Editor’s Note: This article originally appeared in Entomology Today, a project of the Entomological Society of America with the goal of reporting interesting discoveries in the world of insect science and news from various entomological societies. To learn more, visit www.entomologytoday.org.
As scientists try to determine a reason for bed bugs’ (Cimex lectularius) resurgence, pest management professionals and members of the public have searched through a number of eradication methods, including chemical pesticides and other treatments, with varying (and often negligible) success.
One common treatment has been to use boric acid on bed bugs, as a dust, spray, bait, paste, gel or liquid. Dust may be the most common boric acid treatment, but its efficacy is not known. Some pest control advisers and agricultural extension agencies have even recommended not using boric acid at all. To help determine the efficacy of boric acid on C. lectularius, a team from North Carolina State University led by entomology professor Coby Schal, Ph.D., examined two ways to deliver boric acid: contact with dust or by ingestion. They also compared results to boric acid treatments on common German cockroaches (Blatella germanica), which boric acid can kill by both routes.
In a study published in September in the Journal of Economic Entomology, Schal and his team report that boric acid can kill a significant number of bed bugs — but only if the chemical is ingested. Bed bugs that eat boric acid at concentrations greater than 2 percent die quickly, and concentrations as low as 0.5 percent caused 100 percent die-offs, although at a slower pace. However, external contact with high concentrations of boric acid dust did not have a significant effect on bed bugs. By comparison, boric acid effectively killed concentrations of German cockroaches, regardless of the route of contact.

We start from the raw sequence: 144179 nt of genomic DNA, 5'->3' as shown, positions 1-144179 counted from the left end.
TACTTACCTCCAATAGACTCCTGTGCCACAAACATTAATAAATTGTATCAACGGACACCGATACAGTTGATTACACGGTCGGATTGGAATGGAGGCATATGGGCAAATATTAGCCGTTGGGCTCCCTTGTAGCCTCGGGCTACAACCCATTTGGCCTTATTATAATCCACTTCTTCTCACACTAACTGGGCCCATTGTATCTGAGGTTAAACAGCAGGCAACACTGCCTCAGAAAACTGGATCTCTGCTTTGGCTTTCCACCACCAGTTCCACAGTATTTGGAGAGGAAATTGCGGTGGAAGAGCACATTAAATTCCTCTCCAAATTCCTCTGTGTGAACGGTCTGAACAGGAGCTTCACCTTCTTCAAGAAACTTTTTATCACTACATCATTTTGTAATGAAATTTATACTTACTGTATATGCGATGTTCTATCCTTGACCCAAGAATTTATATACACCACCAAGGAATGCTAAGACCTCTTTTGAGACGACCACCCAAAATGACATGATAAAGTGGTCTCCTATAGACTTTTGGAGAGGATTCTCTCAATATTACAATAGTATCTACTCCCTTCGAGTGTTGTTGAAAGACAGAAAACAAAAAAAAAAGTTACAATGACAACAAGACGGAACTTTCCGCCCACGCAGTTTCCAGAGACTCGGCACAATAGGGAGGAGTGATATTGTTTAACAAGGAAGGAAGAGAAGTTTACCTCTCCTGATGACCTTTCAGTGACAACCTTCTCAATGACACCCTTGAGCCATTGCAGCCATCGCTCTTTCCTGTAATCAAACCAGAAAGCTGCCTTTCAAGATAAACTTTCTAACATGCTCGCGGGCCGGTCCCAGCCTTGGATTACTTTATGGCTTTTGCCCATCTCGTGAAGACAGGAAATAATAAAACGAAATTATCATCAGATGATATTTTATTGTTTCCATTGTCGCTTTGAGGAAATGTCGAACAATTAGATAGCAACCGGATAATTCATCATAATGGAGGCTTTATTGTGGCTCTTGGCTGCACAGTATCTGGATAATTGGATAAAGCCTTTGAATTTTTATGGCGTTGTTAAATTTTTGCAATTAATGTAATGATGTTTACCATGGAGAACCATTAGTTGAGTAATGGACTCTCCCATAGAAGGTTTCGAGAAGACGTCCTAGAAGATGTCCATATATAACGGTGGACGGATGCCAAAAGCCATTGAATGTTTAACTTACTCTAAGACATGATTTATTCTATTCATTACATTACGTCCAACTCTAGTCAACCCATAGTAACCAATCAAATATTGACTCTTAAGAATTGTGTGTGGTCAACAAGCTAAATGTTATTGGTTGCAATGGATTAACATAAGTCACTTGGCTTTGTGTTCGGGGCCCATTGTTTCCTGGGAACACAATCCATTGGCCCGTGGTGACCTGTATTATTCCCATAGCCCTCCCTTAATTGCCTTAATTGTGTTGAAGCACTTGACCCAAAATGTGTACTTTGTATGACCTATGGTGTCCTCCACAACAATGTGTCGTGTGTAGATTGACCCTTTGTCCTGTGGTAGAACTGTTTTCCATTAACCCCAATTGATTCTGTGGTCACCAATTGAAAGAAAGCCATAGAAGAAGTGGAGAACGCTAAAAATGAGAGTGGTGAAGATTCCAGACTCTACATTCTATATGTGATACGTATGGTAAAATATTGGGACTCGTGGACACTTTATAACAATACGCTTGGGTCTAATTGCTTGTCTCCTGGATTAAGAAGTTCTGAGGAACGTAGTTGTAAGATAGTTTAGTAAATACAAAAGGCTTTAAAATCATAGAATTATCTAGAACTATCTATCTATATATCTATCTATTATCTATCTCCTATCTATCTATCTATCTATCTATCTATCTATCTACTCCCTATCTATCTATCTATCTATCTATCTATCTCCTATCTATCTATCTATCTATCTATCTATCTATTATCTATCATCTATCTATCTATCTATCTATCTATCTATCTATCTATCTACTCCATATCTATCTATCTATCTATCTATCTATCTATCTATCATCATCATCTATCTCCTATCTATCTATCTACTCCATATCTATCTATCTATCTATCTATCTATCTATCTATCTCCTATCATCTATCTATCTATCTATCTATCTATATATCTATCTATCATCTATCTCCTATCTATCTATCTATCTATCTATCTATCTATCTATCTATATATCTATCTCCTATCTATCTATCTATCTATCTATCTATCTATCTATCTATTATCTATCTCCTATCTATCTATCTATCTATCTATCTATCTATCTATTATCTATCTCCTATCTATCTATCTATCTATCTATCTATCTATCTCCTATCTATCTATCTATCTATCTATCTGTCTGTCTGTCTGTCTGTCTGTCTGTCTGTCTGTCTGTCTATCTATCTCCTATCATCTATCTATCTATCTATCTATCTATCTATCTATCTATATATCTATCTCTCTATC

The researchers conducted four experiments on the bed bugs and roaches:
- The first experiment involved feeding boric acid to 10 adult male bed bugs, at concentrations between zero and 5 percent. The bed bugs were fed for seven days.
- The second experiment involved exposing bed bugs to boric acid dust. Here, 118 starved and 120 fully fed bugs were placed in dishes containing boric acid dust, and mortality was measured for 14 days. In the second experiment, the researchers also looked at whether boric acid particle size had any effect on bed bug mortality, homogenizing some boric acid powders.
- The third experiment involved exposing German cockroaches to boric acid dust. One group of roaches had glued mouthparts (to prevent ingestion), while the second group was free to feed.
- The fourth experiment involved injecting boric acid directly into the bed bug’s body (the hemocoel) to determine toxicity of the chemical to bed bugs.
Bed bugs had no aversion to feeding on boric acid at concentrations up to 2 percent, though the number of fully engorged bugs dropped to 80 percent at 5 percent concentrations.
Simple exposure only to the dust showed a 33 percent mortality rate among bed bugs after 14 days of observation. Increasing concentrations tenfold only increased unfed male mortality by 10 percent, and there was no difference between fed and unfed bugs. Nor did reducing the size of boric acid particles have any effect on bed bug mortality. In fact, more than 85 percent of fed bugs survived external boric acid exposure.
Injecting bed bugs did cause high mortality rates (up to 95 percent at higher concentrations), indicating a toxicity of boric acid to bed bugs that the insect’s cuticle is effective at staving off.
Ingestion, by comparison, was easily induced in bed bugs and highly effective at killing the bugs. A single blood meal with 0.5 percent boric acid killed 80 percent of all bugs in seven days. Concentrations above 1 percent killed all bed bugs within four days.
By also testing B. germanica, which can be killed by boric acid ingestion or exposure, the researchers found some clues as to how boric acid may work on insects. “It appears that this otherwise insecticide-susceptible strain of bed bugs possesses mechanisms that prevent boric acid from compromising or penetrating the cuticular barrier,” the researchers write.
Exactly how boric acid does its job remains a mystery, which presents challenges in designing baits to attract and kill bed bugs. But boric acid is a preferable chemical candidate for use in bed bug baits, since it is soluble and stable in water, is not as toxic to mammals as other chemicals, is relatively low cost and doesn’t appear to trigger resistance by insects.
As for the use of boric acid in dust applications, though, the study shows such efforts are likely to be minimally effective against bed bugs. The researchers note that boric acid dust is widely available to consumers and PMPs and is effective against other urban pests, hence its common use. But, for managing bed bugs, methods to induce ingestion of boric acid will need to be devised.
Andrew Porterfield is a writer, editor, and communications consultant for academic institutions, companies, and nonprofits in the life sciences.